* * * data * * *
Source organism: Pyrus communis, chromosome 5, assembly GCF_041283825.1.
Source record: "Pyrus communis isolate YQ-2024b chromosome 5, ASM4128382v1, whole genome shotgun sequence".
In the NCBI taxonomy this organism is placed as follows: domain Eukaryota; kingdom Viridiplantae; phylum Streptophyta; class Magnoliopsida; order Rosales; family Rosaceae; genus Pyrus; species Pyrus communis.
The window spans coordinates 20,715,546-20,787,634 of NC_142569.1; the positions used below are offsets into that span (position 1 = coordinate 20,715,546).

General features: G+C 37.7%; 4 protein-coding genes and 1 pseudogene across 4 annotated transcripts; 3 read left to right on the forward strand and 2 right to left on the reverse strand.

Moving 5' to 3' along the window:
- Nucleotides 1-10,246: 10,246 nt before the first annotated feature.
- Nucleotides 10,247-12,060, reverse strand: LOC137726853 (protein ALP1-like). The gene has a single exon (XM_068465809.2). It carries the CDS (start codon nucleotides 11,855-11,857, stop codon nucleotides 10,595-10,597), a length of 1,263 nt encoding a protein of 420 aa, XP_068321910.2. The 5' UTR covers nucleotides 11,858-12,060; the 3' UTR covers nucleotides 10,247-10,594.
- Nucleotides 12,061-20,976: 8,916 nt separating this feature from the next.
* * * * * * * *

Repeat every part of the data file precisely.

Source organism: Pyrus communis, chromosome 5, assembly GCF_041283825.1.
Source record: "Pyrus communis isolate YQ-2024b chromosome 5, ASM4128382v1, whole genome shotgun sequence".
In the NCBI taxonomy this organism is placed as follows: domain Eukaryota; kingdom Viridiplantae; phylum Streptophyta; class Magnoliopsida; order Rosales; family Rosaceae; genus Pyrus; species Pyrus communis.
The window spans coordinates 20,715,546-20,787,634 of NC_142569.1; the positions used below are offsets into that span (position 1 = coordinate 20,715,546).

General features: G+C 37.7%; 4 protein-coding genes and 1 pseudogene across 4 annotated transcripts; 3 read left to right on the forward strand and 2 right to left on the reverse strand.

Moving 5' to 3' along the window:
- Nucleotides 1-10,246: 10,246 nt before the first annotated feature.
- Nucleotides 10,247-12,060, reverse strand: LOC137726853 (protein ALP1-like). The gene has a single exon (XM_068465809.2). It carries the CDS (start codon nucleotides 11,855-11,857, stop codon nucleotides 10,595-10,597), a length of 1,263 nt encoding a protein of 420 aa, XP_068321910.2. The 5' UTR covers nucleotides 11,858-12,060; the 3' UTR covers nucleotides 10,247-10,594.
- Nucleotides 12,061-20,976: 8,916 nt separating this feature from the next.